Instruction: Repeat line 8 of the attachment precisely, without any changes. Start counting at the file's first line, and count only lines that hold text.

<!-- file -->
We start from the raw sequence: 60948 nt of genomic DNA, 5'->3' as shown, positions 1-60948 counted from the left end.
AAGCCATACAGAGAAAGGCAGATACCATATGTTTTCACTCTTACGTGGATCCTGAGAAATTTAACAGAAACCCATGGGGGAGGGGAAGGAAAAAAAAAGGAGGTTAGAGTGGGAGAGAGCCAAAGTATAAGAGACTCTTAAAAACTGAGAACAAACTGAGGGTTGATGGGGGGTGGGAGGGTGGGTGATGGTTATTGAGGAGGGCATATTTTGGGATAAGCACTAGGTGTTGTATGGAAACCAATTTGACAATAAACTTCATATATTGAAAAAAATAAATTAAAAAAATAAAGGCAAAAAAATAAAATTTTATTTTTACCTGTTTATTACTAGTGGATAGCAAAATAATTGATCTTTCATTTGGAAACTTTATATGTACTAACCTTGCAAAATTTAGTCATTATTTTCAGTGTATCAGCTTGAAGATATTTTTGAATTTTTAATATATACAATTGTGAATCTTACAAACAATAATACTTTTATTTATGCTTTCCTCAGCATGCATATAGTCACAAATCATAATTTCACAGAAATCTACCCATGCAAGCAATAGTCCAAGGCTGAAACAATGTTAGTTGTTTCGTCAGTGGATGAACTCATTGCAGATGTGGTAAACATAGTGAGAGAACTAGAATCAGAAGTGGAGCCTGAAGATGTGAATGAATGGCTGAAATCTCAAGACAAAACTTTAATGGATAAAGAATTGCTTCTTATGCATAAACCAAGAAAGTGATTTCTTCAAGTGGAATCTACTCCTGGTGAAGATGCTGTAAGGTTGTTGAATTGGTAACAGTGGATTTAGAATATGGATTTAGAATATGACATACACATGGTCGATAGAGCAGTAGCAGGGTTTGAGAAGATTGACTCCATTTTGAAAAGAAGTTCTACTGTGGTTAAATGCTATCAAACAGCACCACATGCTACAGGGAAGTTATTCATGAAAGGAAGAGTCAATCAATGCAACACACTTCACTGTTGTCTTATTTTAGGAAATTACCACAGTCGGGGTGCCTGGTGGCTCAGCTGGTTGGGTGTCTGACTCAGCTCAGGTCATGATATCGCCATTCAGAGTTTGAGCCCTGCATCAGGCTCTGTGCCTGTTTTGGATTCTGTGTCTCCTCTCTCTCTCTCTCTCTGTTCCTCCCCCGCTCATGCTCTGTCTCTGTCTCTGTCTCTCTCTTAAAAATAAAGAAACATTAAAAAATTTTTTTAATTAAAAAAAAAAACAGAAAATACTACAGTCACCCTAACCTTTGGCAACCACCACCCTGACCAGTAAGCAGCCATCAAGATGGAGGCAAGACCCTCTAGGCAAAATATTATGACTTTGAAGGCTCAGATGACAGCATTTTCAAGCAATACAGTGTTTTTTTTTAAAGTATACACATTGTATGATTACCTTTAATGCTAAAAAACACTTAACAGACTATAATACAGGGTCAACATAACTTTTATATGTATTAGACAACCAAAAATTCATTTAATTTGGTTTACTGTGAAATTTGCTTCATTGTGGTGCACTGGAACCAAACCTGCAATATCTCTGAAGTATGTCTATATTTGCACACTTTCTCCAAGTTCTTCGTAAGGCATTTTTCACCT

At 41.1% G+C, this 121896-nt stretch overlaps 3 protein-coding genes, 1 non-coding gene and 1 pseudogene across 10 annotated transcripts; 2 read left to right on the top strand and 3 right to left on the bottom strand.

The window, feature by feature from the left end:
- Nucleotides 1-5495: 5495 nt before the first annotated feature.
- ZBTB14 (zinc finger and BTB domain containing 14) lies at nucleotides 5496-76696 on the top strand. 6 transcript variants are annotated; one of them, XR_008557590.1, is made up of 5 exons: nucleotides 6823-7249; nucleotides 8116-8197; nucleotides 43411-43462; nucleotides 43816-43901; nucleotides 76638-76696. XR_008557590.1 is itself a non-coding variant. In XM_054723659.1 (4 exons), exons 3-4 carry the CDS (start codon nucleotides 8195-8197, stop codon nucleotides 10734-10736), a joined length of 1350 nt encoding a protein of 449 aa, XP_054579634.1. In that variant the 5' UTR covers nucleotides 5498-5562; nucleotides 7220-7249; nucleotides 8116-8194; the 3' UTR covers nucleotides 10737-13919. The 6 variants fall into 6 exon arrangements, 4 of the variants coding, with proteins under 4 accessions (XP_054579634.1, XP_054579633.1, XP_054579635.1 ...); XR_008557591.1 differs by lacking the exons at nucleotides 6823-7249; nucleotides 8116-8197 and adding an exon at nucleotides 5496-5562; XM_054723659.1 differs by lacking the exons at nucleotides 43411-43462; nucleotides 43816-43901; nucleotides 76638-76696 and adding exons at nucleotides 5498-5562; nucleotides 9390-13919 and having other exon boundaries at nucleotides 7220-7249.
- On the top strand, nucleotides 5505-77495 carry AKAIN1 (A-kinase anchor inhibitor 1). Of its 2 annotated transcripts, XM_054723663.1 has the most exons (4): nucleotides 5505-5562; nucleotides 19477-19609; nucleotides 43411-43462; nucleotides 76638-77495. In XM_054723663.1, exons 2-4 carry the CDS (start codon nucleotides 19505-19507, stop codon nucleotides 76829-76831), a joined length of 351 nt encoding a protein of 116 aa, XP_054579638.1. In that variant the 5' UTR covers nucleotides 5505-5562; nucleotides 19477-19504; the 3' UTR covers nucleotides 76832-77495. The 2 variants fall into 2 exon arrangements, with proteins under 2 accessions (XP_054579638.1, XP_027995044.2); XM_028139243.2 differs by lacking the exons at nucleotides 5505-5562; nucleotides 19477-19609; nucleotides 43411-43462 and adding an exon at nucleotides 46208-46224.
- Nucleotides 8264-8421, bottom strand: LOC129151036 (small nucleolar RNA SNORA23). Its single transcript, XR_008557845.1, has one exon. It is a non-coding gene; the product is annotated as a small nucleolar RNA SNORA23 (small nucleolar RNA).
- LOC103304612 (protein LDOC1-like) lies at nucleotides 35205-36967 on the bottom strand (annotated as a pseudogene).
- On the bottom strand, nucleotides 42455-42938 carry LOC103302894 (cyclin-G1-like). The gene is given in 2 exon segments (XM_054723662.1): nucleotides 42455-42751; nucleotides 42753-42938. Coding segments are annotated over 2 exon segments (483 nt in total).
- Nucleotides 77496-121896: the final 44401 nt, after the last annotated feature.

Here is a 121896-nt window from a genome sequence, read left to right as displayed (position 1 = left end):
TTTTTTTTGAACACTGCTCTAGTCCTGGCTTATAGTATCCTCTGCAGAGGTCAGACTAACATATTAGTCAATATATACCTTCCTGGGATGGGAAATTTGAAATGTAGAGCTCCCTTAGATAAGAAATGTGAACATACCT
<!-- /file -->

- Nucleotides 8264-8421, bottom strand: LOC129151036 (small nucleolar RNA SNORA23). Its single transcript, XR_008557845.1, has one exon. It is a non-coding gene; the product is annotated as a small nucleolar RNA SNORA23 (small nucleolar RNA).